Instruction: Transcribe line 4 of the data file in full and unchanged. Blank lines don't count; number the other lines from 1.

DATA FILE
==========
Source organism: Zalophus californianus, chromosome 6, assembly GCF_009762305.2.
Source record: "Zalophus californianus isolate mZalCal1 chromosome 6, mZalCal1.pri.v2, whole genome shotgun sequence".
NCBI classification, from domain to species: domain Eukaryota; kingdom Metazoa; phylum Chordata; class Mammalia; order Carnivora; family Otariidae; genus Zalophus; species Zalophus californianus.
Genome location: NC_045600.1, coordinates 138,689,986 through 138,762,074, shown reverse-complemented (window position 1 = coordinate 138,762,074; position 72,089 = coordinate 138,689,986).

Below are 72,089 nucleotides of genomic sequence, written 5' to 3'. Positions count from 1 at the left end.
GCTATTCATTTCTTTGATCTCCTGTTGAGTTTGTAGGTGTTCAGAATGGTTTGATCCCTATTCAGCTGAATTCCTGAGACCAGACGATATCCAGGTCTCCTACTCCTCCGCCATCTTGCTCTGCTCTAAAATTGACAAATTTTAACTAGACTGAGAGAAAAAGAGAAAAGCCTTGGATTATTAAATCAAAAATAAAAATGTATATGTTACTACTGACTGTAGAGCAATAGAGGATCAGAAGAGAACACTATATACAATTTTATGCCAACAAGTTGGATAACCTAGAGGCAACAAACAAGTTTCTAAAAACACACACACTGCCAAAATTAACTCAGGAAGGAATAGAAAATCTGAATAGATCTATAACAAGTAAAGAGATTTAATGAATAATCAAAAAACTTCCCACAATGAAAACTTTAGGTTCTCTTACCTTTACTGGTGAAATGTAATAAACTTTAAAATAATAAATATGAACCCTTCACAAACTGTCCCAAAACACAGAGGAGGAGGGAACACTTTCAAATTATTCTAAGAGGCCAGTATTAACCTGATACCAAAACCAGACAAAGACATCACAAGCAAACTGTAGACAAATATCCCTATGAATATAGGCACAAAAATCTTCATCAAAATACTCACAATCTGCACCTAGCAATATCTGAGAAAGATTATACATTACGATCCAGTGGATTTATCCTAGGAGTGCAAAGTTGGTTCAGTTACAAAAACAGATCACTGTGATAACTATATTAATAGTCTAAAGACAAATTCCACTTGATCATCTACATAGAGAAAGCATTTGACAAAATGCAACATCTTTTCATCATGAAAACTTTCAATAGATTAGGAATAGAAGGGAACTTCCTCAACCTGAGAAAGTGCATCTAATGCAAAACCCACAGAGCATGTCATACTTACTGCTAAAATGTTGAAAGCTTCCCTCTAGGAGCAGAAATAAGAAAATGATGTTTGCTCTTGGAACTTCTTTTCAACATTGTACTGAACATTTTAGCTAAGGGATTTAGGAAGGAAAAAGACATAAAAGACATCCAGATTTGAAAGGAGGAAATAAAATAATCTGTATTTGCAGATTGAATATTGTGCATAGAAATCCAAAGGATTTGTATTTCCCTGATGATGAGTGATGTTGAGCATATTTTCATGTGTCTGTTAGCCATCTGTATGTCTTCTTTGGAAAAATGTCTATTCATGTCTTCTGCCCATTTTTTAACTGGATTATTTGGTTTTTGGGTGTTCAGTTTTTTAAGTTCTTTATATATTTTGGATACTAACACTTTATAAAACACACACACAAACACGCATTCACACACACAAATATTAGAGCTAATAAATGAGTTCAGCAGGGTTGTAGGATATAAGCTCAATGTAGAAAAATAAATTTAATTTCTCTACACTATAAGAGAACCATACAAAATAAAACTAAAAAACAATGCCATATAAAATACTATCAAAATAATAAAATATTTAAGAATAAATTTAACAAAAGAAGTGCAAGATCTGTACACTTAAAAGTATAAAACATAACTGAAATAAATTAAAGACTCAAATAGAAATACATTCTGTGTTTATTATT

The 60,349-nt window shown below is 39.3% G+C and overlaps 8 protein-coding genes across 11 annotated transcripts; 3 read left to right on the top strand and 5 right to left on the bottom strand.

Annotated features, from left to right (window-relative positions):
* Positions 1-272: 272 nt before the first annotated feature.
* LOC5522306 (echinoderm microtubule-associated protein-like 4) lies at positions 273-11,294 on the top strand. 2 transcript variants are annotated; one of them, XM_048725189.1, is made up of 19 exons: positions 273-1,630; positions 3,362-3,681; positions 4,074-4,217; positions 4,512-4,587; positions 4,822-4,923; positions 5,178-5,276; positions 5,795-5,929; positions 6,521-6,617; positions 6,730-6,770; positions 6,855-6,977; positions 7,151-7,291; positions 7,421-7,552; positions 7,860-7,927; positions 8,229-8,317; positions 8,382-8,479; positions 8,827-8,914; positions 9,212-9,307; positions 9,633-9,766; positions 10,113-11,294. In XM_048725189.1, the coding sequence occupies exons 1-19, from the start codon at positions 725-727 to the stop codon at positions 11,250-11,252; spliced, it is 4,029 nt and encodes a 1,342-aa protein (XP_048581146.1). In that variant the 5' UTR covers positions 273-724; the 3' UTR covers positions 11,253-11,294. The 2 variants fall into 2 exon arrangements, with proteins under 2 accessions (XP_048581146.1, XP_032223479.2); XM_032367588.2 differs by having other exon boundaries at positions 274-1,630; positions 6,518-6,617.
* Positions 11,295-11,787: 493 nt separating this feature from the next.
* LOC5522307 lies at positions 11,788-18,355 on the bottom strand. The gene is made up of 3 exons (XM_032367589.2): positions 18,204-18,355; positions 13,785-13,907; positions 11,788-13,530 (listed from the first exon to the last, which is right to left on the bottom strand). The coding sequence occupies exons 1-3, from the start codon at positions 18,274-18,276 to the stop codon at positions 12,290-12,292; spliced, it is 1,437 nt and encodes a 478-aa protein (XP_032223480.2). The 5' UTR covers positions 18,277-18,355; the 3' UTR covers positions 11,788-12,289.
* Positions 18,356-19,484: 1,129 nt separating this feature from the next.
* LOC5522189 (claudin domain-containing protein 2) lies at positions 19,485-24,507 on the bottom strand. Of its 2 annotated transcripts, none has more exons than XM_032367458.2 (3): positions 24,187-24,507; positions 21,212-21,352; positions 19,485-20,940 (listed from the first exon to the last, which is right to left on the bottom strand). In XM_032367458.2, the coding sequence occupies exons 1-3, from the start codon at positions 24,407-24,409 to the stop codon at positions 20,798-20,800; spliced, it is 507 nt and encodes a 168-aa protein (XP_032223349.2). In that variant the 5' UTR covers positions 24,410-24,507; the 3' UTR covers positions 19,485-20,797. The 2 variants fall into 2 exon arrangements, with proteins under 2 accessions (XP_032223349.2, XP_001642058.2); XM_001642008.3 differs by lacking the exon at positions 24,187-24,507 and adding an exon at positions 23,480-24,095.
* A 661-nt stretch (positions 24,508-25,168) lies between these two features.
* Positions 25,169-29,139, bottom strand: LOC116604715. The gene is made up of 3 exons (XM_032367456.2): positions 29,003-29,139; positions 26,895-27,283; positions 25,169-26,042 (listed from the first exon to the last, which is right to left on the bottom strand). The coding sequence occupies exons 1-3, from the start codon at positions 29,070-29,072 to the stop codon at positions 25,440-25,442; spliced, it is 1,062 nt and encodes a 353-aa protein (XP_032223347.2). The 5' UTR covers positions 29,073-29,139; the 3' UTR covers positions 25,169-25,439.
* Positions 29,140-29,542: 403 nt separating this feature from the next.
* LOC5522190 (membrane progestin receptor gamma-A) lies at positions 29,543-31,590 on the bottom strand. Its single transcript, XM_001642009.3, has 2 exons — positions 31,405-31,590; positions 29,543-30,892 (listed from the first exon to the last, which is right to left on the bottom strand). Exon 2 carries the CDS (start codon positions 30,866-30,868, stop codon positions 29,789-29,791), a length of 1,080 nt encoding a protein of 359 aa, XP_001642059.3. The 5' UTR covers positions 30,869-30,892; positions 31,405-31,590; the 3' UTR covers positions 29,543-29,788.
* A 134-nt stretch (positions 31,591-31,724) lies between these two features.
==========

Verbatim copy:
Genome location: NC_045600.1, coordinates 138,689,986 through 138,762,074, shown reverse-complemented (window position 1 = coordinate 138,762,074; position 72,089 = coordinate 138,689,986).